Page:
This document requests the following CWT claims per the specification requirement required for the CBOR Web Token (CWT) registry defined in RFC8392.

Table 4
Claim Long Name Claim Description JWT Claim Name
MPS Measurement or Policy Set Name for the MPS MPS
LEM Log Evidence of MPS Log File or URI LEM
FMA Format of MPS Attestations Format of included attestations FMA
HSH Hash Value/Message Digest Hash value of claim-set HSH

9. References

9.1. Normative References

Lundblade, L., Mandyam, G., O'Donoghue, J., and C. Wallace, "The Entity Attestation Token (EAT)", Work in Progress, Internet-Draft, draft-ietf-rats-eat-25, , <>.
Bradner, S., "Key words for use in RFCs to Indicate Requirement Levels", BCP 14, RFC 2119, DOI 10.17487/RFC2119, , <>.
Jones, M., Bradley, J., and N. Sakimura, "JSON Web Token (JWT)", RFC 7519, DOI 10.17487/RFC7519, , <>.
Leiba, B., "Ambiguity of Uppercase vs Lowercase in RFC 2119 Key Words", BCP 14, RFC 8174, DOI 10.17487/RFC8174, , <>.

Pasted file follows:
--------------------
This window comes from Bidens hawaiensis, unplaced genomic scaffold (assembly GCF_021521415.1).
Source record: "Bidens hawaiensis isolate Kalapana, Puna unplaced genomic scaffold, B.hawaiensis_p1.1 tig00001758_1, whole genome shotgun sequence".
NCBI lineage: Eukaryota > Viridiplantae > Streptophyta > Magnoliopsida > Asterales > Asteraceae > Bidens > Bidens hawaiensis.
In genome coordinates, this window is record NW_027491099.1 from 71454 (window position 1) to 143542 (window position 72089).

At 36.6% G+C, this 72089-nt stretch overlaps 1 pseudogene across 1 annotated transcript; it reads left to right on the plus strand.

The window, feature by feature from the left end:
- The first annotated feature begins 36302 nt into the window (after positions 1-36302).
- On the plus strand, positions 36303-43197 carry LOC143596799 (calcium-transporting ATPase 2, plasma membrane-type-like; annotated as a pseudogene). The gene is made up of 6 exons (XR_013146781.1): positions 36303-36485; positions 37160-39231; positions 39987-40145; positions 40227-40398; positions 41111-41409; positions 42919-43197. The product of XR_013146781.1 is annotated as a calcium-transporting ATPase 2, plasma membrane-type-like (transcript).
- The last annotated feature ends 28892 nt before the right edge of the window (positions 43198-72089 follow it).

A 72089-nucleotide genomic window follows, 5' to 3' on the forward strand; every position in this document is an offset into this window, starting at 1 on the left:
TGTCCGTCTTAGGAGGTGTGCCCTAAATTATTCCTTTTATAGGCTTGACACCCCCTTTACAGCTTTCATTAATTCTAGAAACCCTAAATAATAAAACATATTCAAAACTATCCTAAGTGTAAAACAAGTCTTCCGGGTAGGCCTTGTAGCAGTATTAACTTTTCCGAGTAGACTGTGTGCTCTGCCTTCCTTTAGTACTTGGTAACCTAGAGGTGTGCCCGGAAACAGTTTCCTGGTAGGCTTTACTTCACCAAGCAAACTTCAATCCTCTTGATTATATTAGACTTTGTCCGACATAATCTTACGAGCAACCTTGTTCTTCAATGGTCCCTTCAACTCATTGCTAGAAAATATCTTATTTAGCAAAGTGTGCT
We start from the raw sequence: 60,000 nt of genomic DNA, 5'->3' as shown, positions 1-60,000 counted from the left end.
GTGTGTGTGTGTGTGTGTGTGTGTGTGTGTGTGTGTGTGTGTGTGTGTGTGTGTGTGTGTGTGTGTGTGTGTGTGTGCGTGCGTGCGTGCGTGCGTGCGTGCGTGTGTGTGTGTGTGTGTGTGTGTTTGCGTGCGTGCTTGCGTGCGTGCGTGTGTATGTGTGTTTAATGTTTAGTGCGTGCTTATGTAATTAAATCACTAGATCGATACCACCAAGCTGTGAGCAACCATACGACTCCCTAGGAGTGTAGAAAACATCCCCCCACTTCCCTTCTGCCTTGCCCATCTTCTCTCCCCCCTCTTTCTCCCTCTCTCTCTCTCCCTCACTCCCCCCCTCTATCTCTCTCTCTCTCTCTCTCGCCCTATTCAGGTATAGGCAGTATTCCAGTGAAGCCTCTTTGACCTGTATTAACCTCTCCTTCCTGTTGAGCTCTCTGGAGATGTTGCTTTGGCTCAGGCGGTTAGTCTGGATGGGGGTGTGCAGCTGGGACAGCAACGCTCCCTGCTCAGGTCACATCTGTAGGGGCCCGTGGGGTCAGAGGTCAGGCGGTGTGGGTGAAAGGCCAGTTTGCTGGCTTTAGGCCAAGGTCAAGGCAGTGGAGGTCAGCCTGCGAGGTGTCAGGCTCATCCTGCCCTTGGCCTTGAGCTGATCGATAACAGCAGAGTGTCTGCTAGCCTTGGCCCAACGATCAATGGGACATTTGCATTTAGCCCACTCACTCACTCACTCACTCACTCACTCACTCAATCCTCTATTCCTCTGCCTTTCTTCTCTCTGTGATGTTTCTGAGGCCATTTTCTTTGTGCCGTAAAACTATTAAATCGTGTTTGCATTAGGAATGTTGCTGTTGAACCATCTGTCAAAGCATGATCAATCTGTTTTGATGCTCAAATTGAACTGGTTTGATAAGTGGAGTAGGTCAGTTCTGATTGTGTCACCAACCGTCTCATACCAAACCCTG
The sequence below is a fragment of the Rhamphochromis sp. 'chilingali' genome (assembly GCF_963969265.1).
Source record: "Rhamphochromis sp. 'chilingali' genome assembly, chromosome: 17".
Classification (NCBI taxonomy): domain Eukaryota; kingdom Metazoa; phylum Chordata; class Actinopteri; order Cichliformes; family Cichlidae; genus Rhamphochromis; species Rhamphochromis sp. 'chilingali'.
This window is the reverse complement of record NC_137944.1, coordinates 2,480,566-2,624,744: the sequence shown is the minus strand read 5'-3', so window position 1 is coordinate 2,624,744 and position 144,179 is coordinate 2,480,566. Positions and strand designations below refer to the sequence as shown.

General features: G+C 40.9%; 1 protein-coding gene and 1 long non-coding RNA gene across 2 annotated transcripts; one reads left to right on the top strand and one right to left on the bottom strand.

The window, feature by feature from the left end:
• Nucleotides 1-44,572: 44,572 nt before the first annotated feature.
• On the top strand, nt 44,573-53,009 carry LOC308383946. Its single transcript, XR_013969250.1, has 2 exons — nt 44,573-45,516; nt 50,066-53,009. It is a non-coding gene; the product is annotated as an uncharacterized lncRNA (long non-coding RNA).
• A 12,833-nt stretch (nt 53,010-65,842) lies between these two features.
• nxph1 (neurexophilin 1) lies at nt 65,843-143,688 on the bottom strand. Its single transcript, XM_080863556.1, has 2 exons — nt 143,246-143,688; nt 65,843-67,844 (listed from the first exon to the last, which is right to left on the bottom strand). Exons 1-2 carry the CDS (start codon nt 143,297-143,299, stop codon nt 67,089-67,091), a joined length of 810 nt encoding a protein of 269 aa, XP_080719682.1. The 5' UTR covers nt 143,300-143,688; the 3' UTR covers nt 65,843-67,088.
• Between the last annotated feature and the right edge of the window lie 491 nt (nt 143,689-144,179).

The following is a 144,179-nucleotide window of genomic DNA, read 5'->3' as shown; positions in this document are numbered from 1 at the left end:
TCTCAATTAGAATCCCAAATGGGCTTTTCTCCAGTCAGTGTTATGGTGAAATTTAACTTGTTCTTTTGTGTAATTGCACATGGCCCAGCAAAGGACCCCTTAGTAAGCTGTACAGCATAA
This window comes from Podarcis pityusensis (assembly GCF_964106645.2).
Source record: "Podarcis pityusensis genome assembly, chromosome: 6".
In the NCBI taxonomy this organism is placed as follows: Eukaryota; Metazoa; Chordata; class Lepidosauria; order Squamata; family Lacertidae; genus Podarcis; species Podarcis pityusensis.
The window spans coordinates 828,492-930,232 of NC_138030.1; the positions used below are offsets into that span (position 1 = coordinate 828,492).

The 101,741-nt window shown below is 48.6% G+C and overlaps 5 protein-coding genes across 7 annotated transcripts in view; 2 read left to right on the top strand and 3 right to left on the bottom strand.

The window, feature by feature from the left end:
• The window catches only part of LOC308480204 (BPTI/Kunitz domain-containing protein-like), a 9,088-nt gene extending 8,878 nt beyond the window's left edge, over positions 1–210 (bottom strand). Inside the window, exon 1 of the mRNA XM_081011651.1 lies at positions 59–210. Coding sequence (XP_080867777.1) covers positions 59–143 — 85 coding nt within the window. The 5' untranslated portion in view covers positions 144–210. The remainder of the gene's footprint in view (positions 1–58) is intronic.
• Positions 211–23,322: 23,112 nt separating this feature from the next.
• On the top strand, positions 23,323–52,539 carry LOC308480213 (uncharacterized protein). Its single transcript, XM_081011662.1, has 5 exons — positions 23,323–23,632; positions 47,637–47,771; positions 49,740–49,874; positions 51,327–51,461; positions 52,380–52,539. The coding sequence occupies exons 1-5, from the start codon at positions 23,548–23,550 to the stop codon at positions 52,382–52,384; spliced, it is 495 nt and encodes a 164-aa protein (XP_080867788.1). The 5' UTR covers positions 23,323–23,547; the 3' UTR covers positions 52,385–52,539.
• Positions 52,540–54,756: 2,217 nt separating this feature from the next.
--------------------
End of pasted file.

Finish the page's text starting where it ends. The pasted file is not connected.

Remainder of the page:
Jones, M., Wahlstroem, E., Erdtman, S., and H. Tschofenig, "CBOR Web Token (CWT)", RFC 8392, DOI 10.17487/RFC8392, , <>.

9.2. Informative References

Regenscheid, A., "Platform firmware resiliency guidelines", National Institute of Standards and Technology, DOI 10.6028/nist.sp.800-193, , <>.
"Redfish Specification Version 1.20.0", n.d., <>.
Jesup, R., Loreto, S., and M. Tüxen, "WebRTC Data Channel Establishment Protocol", RFC 8832, DOI 10.17487/RFC8832, , <>.


Thank you to reviewers and contributors who helped to improve this document. Thank you to Nick Grobelney, Dell Technologies, for your review and contribution to separate out the policy and measurement sets. Thank you, Samant Kakarla and Huijun Xie from Dell Technologies, for your detailed review and corrections on boot process details. Section 3 has been contributed by Rudy Bauer from Dell as well and an author will be added on the next revision. IANA section added in version 7 by Kathleen Moriarty, expanding the claims registered and adding a proposed registry to define policy and measurement sets.

Authors' Addresses

Kathleen M. Moriarty
Self Employed
United States of America
Monty Wiseman
Beyond Identity
3 Park Avenue
NY, NY 10016
United States of America
A.J. Stein
National Institute of Standards and Technology
100 Bureau Drive
Gaithersburg, MD 20899
United States of America